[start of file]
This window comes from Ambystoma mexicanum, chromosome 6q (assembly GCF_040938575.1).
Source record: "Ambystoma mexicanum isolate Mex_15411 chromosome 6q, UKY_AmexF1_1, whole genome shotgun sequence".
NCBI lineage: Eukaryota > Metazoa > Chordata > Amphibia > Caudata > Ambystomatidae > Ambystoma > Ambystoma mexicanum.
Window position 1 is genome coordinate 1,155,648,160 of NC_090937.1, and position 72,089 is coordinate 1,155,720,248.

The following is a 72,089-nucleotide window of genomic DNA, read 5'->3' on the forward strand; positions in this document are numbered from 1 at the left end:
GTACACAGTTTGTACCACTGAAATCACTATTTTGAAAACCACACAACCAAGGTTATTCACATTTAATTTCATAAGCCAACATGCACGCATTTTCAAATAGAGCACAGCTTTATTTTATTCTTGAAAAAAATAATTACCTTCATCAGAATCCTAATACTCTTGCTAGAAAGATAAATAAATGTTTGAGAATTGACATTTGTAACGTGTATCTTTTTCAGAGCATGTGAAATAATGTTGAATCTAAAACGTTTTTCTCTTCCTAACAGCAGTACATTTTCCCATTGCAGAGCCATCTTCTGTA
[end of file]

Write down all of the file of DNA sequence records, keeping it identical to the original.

This window comes from Ambystoma mexicanum, chromosome 6q (assembly GCF_040938575.1).
Source record: "Ambystoma mexicanum isolate Mex_15411 chromosome 6q, UKY_AmexF1_1, whole genome shotgun sequence".
NCBI lineage: Eukaryota > Metazoa > Chordata > Amphibia > Caudata > Ambystomatidae > Ambystoma > Ambystoma mexicanum.
Window position 1 is genome coordinate 1,155,648,160 of NC_090937.1, and position 72,089 is coordinate 1,155,720,248.

The following is a 72,089-nucleotide window of genomic DNA, read 5'->3' on the forward strand; positions in this document are numbered from 1 at the left end:
GTACACAGTTTGTACCACTGAAATCACTATTTTGAAAACCACACAACCAAGGTTATTCACATTTAATTTCATAAGCCAACATGCACGCATTTTCAAATAGAGCACAGCTTTATTTTATTCTTGAAAAAAATAATTACCTTCATCAGAATCCTAATACTCTTGCTAGAAAGATAAATAAATGTTTGAGAATTGACATTTGTAACGTGTATCTTTTTCAGAGCATGTGAAATAATGTTGAATCTAAAACGTTTTTCTCTTCCTAACAGCAGTACATTTTCCCATTGCAGAGCCATCTTCTGTA